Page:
South Polar Skua
South Polar Skua Dark: Small, gull-like skua, occurs in two color phases. Dark phase adult has dark brown body, large white patch at base of primaries visible in flight. Dark bill, thick and heavy; short, broad tail. Light phase adult has pale gray-brown head and underparts. Strong direct flight.
Range and Habitat
South Polar Skua Dark: Nests in Antarctica in sheltered areas adjacent to penguin colonies. Migrates to offshore Pacific and Atlantic coasts of North America. Pelagic, comes ashore only to breed.
During the summer they stake territories near Adélie penguin rookeries, raiding them for eggs, chicks, and also cleaning up carrion. Thus, they have earned the nickname, 'raptor of the south'.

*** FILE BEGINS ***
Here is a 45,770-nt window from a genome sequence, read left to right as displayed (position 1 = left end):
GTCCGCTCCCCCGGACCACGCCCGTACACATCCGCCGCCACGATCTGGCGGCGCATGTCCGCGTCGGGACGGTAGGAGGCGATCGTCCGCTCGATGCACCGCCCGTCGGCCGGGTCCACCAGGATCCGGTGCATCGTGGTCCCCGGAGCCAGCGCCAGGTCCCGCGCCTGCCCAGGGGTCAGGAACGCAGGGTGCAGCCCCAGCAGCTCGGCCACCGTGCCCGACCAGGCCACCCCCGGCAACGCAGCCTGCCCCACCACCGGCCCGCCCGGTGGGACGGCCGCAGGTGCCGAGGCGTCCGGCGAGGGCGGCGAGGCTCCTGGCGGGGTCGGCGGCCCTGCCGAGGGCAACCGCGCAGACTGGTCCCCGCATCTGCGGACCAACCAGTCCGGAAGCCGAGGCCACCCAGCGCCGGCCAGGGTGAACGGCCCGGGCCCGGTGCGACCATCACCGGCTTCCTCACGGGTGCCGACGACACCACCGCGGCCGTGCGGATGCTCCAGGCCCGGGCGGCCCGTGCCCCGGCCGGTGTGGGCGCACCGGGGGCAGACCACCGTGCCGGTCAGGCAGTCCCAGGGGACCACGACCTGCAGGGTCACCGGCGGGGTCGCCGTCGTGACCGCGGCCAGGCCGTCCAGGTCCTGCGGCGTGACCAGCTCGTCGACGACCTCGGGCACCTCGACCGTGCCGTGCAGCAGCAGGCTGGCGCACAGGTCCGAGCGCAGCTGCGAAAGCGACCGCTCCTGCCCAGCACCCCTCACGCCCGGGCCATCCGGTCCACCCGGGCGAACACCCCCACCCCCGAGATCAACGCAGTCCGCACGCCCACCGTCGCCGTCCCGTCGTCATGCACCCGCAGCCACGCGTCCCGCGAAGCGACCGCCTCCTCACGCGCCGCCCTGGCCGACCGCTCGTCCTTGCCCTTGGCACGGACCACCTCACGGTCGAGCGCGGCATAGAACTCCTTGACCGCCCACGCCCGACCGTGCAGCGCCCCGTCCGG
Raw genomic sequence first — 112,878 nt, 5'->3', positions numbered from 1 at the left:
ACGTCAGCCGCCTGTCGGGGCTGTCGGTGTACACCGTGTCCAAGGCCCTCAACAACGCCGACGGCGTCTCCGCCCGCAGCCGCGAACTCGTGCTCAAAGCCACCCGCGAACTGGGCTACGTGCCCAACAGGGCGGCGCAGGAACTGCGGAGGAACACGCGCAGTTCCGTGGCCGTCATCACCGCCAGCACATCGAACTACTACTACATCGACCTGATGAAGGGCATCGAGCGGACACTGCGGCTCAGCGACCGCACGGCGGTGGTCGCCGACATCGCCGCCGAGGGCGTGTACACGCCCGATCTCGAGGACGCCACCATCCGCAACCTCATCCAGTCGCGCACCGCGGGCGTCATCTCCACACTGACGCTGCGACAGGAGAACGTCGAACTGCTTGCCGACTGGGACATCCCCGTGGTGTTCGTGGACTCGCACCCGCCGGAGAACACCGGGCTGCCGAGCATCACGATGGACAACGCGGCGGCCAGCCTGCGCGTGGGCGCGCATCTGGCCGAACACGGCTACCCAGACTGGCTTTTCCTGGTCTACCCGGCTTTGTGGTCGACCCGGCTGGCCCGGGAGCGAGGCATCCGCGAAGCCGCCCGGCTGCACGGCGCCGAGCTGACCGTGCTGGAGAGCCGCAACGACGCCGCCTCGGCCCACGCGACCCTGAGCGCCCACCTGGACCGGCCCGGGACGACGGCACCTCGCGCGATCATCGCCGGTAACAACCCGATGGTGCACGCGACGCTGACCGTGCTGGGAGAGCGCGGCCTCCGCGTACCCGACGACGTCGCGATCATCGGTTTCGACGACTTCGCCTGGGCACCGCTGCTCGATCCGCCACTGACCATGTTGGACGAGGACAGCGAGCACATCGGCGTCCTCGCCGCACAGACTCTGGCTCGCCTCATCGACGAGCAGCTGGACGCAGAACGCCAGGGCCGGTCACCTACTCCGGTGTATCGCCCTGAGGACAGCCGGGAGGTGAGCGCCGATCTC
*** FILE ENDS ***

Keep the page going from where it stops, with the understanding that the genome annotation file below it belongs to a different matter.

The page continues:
The South Polar Skua is named after the naval surgeon Robert McCormick, who collected the first specimen. They were formerly known as the McCormick’s Skua. They are recognized as the world's most southerly bird and have been sighted at the South Pole.
Until recently, all the skuas of the world were thought to be a single species, but now some experts believe there may be as many as five species. On some southern islands, two forms nest side by side without interbreeding, proving that they are different species.
A group of skuas are collectively known as a "shishkab" of skuas.